Wondering how to encourage people to recycle better at work or to change people’s habits for using single-use takeaway packaging every lunchtime? Here is a quick insight into some behaviour change principles, summed up in a simple acronym. EAST that you can use for workplace behaviour change.
So before you send another angry email about the recycling contamination or invest in thousands of reusable coffee cups, read this.
One of the most valuable insights from behavioural psychology is that that much of human behaviour is NOT governed by the rational part of our brain, and in fact our brains are driven with the more primitive drivers that sit in the reptilian and mammal parts of the brain which are hardwired by:
If you are looking to deliver behaviour change in the workplace, it is not enough to:
When tackling behaviour change in the workplace, there are a few things to consider, and we would highly recommend doing research, and taking time to get behind the factors that are influencing a behaviour in your workplace by selecting a particular person and journey mapping their day.
But, if you already have taken some steps to address a behaviour and you are wondering why it is not working, then a quick reference guide and checklist is the acronym EAST, a framework developed by the Behavioural Insights team who advise civil servants on behaviour change initiatives.
EAST stands for Easy, Attractive, Social and Timely
Here are some examples of this could be applied to office recycling and encouraging the use of reusable boxes or coffee cups at lunchtime.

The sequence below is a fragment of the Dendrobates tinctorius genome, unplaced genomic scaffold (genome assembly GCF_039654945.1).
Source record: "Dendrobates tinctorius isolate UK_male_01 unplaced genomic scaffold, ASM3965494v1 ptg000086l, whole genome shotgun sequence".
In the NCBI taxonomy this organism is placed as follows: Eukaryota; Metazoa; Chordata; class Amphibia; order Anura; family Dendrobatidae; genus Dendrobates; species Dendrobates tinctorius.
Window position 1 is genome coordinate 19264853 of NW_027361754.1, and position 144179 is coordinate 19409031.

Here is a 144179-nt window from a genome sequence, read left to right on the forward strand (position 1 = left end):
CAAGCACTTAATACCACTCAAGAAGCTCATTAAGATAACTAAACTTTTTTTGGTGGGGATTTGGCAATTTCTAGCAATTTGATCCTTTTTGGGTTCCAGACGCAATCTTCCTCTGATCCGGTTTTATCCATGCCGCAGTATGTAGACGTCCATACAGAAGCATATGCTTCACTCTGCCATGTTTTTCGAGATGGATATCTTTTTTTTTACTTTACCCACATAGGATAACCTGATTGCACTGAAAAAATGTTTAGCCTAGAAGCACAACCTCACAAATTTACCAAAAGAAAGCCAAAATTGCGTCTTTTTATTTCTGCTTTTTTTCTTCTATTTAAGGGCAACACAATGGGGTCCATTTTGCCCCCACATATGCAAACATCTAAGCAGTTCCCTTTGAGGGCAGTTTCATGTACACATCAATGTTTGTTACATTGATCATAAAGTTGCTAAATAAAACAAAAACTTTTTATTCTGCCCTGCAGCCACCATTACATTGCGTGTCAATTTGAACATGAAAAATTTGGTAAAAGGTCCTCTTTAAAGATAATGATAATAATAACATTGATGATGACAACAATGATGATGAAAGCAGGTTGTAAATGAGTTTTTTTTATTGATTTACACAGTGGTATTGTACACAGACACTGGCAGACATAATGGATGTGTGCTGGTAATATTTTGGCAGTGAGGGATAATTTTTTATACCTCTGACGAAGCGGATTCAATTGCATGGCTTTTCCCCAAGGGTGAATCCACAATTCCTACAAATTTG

As our brain looks for the easiest option, so make sure the preferred behaviour is the easiest.
Making a behaviour more attractive, means addressing the reasons it may not be desirable because people are very motivated by looking good and even cleanliness. So if a behaviour is perceived to be undesirable, messy or dirty you may well struggle with take-up.
Humans do what other people do, it’s important to work on reinforcing your desirable behaviour as the social norm.
Our brains will only comprehend and process information when it is relevant, it filters out a lot of information to avoid overload. So if you want a message to be processed they need to appear at the point that behaviour is being considered.
If you are looking to address single-use takeaway packaging in your workplace, check out our online course, 'Tackling Single-Use Plastics in the Workplace'.
If you want to go into further detail and work through behaviour change theory and practical applications, join our mailing list for the launch of our behaviour change in the workplace course, coming in early 2020.